Improving Your Writing — Part IIby Eugene E. Dallaire, Asst. Editor;
Serial Information: Civil Engineering—ASCE, 1975, Vol. 45, Issue 4, Pg. 80-85
Document Type: Feature article
Whereas Part I on Improving your writing (Jan., '75) talked about how to find something to say, this article (Part II) focuses on how to say it clearly, simply, forcefully. Don't just make generalizations; support them and bring them alive by giving numerous examples, instances, specifics, actual case histories. English has a hierarchy of building blocks: single-syllable word; multi-syllable word; phrase; clause; sentence; paragraph; essay. To improve the clarity and force of writing, use the simplest building block that will do the job. For instance, can that clause be replaced by a single-syllable word? All words in the english language fall into two major groups: content words (stone, run, big, swiftly); and empty words (in, has, because, the, and, to, been, etc.). Use empty words sparingly; they clutter a sentence, add sounds but not meaning, are like noise or static, detracting from the sentence music. Choose concrete words, words that conjure up things you can see, touch, etc. Select lively verbs. Avoid the passive voice. Remember the most important position in the sentence is the end, then the beginning; the middle is less strategic, almost a blur. Thus, where possible, put key words at the end and beginning of sentences.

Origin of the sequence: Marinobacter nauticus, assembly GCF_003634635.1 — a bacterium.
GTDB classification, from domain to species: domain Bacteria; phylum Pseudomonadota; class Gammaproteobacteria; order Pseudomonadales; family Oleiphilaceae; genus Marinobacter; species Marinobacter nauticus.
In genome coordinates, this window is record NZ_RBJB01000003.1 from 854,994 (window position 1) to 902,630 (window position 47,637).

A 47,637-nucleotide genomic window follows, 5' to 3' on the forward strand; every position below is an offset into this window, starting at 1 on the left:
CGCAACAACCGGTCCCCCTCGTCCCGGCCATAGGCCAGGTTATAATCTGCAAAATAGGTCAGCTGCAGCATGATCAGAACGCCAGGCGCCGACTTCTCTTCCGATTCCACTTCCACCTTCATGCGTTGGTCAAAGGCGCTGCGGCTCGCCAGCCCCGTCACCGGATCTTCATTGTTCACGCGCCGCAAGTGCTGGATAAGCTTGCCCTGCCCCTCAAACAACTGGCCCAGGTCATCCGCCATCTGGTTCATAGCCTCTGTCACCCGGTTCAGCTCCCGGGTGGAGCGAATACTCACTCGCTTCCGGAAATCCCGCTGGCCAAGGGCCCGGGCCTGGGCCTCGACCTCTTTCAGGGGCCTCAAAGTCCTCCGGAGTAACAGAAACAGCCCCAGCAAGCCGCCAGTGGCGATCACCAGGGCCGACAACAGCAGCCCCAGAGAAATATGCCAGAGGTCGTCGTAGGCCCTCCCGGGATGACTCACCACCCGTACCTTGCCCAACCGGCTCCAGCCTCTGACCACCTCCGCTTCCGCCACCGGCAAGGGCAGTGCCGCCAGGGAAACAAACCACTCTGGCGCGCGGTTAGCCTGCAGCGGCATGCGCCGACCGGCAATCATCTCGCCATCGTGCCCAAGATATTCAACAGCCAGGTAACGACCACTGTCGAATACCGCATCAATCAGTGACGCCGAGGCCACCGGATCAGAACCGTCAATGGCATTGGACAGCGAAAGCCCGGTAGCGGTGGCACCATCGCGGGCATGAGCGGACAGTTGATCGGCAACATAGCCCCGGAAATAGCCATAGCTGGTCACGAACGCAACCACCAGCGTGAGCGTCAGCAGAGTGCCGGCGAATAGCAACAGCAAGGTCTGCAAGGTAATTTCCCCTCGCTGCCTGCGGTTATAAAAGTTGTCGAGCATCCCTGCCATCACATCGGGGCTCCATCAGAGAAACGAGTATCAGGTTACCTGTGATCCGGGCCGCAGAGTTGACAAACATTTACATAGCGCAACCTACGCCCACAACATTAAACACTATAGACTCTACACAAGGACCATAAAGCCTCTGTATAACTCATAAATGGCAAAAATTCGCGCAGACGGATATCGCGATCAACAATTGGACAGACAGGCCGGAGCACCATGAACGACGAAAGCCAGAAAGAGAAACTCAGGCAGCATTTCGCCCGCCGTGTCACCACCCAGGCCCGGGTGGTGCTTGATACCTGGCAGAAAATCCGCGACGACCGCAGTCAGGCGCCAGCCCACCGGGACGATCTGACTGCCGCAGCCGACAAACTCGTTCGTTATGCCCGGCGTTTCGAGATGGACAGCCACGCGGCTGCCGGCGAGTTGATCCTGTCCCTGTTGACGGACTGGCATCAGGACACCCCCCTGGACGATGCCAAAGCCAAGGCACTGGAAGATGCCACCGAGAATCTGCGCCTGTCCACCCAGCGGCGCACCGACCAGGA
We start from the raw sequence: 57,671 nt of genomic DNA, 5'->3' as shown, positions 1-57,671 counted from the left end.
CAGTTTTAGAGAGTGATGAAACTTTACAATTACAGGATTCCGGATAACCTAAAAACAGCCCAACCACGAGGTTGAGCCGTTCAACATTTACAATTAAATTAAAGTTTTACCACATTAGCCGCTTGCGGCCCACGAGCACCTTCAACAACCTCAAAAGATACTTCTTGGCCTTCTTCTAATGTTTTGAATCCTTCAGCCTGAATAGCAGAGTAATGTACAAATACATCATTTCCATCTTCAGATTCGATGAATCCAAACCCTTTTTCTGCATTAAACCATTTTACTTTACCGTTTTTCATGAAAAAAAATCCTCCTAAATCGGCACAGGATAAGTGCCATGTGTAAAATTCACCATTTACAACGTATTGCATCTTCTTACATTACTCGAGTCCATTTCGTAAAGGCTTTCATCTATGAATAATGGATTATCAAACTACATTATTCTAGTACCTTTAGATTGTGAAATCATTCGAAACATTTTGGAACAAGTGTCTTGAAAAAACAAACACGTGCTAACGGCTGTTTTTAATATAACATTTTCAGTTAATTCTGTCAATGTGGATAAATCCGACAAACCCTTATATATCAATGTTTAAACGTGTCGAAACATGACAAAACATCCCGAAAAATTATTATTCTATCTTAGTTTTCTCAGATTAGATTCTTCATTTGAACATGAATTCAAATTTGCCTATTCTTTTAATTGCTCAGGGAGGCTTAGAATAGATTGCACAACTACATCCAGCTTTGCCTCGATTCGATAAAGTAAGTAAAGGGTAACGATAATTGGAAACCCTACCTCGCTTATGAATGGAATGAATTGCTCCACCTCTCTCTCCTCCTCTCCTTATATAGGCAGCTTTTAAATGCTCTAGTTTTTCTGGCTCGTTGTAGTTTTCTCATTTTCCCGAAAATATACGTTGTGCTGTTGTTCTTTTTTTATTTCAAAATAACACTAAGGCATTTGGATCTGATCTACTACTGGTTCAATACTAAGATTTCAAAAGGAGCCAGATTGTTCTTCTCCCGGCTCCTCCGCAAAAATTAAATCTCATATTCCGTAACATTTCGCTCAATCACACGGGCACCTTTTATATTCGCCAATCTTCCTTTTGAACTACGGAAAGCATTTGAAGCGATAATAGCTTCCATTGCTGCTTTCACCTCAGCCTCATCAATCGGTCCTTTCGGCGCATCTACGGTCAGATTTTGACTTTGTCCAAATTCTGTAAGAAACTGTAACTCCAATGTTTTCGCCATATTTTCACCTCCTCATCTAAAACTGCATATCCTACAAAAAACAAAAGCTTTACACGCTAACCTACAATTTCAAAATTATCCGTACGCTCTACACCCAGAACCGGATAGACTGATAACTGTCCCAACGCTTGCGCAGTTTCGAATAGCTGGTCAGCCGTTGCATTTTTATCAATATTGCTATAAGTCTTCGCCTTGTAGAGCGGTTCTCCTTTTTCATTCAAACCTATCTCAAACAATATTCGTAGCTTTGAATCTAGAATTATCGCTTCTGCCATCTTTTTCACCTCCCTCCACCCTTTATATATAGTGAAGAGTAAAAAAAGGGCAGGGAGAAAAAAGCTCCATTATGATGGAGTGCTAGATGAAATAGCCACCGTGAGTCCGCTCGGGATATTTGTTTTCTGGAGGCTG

Subject Headings: Writing skills | Case studies | Concrete | Rocks | Statics (mechanics)
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